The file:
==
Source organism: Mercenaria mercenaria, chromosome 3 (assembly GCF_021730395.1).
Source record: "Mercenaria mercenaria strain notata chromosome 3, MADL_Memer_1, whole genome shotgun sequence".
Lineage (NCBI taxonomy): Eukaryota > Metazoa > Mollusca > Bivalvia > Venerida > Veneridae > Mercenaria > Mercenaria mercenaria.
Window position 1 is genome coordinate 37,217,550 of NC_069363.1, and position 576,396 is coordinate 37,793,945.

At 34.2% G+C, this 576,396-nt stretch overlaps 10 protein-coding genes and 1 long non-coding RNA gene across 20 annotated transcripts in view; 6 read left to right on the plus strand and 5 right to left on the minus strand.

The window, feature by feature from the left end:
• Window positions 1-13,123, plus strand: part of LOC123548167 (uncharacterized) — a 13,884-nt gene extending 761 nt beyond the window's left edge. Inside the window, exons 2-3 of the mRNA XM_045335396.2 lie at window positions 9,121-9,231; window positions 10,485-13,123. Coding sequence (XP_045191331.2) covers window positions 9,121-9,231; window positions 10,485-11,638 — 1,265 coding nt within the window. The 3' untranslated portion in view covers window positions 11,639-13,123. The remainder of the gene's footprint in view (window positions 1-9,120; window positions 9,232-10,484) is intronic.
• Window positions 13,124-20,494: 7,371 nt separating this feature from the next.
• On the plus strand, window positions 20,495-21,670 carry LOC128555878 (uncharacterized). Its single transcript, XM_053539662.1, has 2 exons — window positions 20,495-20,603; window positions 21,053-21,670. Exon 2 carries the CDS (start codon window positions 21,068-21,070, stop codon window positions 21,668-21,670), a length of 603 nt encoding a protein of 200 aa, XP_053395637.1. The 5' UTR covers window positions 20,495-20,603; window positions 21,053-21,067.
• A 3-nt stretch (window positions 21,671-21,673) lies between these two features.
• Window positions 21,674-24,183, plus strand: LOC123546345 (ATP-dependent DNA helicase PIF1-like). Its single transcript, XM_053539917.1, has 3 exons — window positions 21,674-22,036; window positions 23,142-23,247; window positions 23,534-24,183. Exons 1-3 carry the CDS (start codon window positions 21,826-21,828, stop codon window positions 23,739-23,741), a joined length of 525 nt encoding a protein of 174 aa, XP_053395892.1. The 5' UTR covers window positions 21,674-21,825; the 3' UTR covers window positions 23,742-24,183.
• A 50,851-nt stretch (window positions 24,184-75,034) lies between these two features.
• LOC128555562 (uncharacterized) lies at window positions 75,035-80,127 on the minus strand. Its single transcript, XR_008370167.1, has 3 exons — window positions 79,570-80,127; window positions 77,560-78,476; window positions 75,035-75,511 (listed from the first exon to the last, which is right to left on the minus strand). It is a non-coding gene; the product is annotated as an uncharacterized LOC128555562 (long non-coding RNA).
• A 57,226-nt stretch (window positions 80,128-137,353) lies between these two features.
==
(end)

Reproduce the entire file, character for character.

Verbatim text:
Source organism: Mercenaria mercenaria, chromosome 3 (assembly GCF_021730395.1).
Source record: "Mercenaria mercenaria strain notata chromosome 3, MADL_Memer_1, whole genome shotgun sequence".
Lineage (NCBI taxonomy): Eukaryota > Metazoa > Mollusca > Bivalvia > Venerida > Veneridae > Mercenaria > Mercenaria mercenaria.
Window position 1 is genome coordinate 37,217,550 of NC_069363.1, and position 576,396 is coordinate 37,793,945.

At 34.2% G+C, this 576,396-nt stretch overlaps 10 protein-coding genes and 1 long non-coding RNA gene across 20 annotated transcripts in view; 6 read left to right on the plus strand and 5 right to left on the minus strand.

The window, feature by feature from the left end:
• Window positions 1-13,123, plus strand: part of LOC123548167 (uncharacterized) — a 13,884-nt gene extending 761 nt beyond the window's left edge. Inside the window, exons 2-3 of the mRNA XM_045335396.2 lie at window positions 9,121-9,231; window positions 10,485-13,123. Coding sequence (XP_045191331.2) covers window positions 9,121-9,231; window positions 10,485-11,638 — 1,265 coding nt within the window. The 3' untranslated portion in view covers window positions 11,639-13,123. The remainder of the gene's footprint in view (window positions 1-9,120; window positions 9,232-10,484) is intronic.
• Window positions 13,124-20,494: 7,371 nt separating this feature from the next.
• On the plus strand, window positions 20,495-21,670 carry LOC128555878 (uncharacterized). Its single transcript, XM_053539662.1, has 2 exons — window positions 20,495-20,603; window positions 21,053-21,670. Exon 2 carries the CDS (start codon window positions 21,068-21,070, stop codon window positions 21,668-21,670), a length of 603 nt encoding a protein of 200 aa, XP_053395637.1. The 5' UTR covers window positions 20,495-20,603; window positions 21,053-21,067.
• A 3-nt stretch (window positions 21,671-21,673) lies between these two features.
• Window positions 21,674-24,183, plus strand: LOC123546345 (ATP-dependent DNA helicase PIF1-like). Its single transcript, XM_053539917.1, has 3 exons — window positions 21,674-22,036; window positions 23,142-23,247; window positions 23,534-24,183. Exons 1-3 carry the CDS (start codon window positions 21,826-21,828, stop codon window positions 23,739-23,741), a joined length of 525 nt encoding a protein of 174 aa, XP_053395892.1. The 5' UTR covers window positions 21,674-21,825; the 3' UTR covers window positions 23,742-24,183.
• A 50,851-nt stretch (window positions 24,184-75,034) lies between these two features.
• LOC128555562 (uncharacterized) lies at window positions 75,035-80,127 on the minus strand. Its single transcript, XR_008370167.1, has 3 exons — window positions 79,570-80,127; window positions 77,560-78,476; window positions 75,035-75,511 (listed from the first exon to the last, which is right to left on the minus strand). It is a non-coding gene; the product is annotated as an uncharacterized LOC128555562 (long non-coding RNA).
• A 57,226-nt stretch (window positions 80,128-137,353) lies between these two features.